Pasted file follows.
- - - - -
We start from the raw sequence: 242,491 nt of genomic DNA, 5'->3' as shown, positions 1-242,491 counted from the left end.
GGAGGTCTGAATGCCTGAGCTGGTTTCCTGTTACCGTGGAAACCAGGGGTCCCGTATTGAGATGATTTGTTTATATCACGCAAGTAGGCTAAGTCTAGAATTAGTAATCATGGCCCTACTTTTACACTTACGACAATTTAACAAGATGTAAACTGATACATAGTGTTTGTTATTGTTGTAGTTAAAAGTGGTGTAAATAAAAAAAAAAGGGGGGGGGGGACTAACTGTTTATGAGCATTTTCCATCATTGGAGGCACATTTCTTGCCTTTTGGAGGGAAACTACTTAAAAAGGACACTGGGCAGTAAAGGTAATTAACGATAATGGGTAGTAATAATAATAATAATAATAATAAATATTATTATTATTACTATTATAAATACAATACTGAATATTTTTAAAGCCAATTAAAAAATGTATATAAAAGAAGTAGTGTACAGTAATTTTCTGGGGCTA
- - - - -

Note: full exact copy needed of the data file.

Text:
We start from the raw sequence: 242,491 nt of genomic DNA, 5'->3' as shown, positions 1-242,491 counted from the left end.
GGAGGTCTGAATGCCTGAGCTGGTTTCCTGTTACCGTGGAAACCAGGGGTCCCGTATTGAGATGATTTGTTTATATCACGCAAGTAGGCTAAGTCTAGAATTAGTAATCATGGCCCTACTTTTACACTTACGACAATTTAACAAGATGTAAACTGATACATAGTGTTTGTTATTGTTGTAGTTAAAAGTGGTGTAAATAAAAAAAAAAGGGGGGGGGGGACTAACTGTTTATGAGCATTTTCCATCATTGGAGGCACATTTCTTGCCTTTTGGAGGGAAACTACTTAAAAAGGACACTGGGCAGTAAAGGTAATTAACGATAATGGGTAGTAATAATAATAATAATAATAATAAATATTATTATTATTACTATTATAAATACAATACTGAATATTTTTAAAGCCAATTAAAAAATGTATATAAAAGAAGTAGTGTACAGTAATTTTCTGGGGCTA